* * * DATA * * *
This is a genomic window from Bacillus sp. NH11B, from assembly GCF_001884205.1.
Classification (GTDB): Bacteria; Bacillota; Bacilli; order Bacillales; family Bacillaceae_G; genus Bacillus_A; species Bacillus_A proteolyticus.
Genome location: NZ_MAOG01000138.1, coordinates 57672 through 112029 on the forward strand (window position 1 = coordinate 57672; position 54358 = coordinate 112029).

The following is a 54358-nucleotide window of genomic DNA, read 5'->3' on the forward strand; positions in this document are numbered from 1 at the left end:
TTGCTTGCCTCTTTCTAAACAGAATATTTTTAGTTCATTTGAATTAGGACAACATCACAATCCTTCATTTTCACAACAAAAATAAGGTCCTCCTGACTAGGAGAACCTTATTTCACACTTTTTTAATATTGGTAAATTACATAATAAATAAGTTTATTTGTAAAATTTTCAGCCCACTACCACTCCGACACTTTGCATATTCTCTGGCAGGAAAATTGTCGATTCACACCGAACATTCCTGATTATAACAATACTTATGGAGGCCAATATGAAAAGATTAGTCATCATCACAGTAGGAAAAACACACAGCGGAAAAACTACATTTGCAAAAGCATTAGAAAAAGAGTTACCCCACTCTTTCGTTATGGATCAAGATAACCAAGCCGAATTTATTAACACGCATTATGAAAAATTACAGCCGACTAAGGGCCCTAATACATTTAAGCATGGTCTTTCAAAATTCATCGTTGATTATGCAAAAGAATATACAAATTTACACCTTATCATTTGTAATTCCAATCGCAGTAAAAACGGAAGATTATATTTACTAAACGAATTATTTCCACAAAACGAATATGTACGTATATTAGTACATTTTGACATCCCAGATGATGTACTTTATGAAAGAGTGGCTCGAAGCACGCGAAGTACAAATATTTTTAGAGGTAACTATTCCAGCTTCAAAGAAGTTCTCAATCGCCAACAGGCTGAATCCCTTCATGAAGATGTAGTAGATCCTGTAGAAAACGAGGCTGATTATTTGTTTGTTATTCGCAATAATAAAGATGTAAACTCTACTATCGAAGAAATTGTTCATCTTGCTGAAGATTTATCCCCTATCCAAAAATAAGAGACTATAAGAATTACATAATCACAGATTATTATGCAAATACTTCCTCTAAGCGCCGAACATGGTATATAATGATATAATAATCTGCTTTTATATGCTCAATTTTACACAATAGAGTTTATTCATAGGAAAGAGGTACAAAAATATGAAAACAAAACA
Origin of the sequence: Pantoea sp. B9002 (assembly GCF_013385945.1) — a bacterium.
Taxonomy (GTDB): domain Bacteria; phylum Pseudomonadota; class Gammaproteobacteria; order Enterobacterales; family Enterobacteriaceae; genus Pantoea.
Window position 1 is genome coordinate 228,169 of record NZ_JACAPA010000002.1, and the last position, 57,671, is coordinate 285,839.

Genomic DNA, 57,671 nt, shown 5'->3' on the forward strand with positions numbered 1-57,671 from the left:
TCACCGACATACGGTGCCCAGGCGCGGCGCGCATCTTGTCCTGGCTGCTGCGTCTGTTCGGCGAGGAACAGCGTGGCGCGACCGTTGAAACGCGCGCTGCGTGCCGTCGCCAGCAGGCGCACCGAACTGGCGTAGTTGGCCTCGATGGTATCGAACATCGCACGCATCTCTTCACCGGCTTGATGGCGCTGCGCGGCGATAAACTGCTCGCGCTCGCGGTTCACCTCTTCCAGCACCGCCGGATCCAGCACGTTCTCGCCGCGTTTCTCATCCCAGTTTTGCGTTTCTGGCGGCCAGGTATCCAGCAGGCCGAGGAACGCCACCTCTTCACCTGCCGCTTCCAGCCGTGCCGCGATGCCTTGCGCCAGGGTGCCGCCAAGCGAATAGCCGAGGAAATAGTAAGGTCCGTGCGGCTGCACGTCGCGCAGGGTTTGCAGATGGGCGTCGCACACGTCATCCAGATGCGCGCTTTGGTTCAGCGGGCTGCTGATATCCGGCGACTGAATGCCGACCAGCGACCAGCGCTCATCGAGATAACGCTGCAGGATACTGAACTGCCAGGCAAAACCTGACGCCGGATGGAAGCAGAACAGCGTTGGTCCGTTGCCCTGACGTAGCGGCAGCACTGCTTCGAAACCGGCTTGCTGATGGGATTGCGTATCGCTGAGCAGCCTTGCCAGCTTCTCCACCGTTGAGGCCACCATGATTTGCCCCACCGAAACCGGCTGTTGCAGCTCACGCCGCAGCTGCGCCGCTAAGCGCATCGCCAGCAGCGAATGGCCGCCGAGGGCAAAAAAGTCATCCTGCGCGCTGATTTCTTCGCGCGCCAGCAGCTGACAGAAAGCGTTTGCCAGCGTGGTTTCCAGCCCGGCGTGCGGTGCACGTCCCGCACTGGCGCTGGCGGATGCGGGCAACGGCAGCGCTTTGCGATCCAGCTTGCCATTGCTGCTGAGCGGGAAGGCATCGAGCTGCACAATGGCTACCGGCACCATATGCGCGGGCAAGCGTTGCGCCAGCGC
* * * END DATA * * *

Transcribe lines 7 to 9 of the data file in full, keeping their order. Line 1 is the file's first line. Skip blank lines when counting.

Taxonomy (GTDB): domain Bacteria; phylum Pseudomonadota; class Gammaproteobacteria; order Enterobacterales; family Enterobacteriaceae; genus Pantoea.
Window position 1 is genome coordinate 228,169 of record NZ_JACAPA010000002.1, and the last position, 57,671, is coordinate 285,839.

Genomic DNA, 57,671 nt, shown 5'->3' on the forward strand with positions numbered 1-57,671 from the left: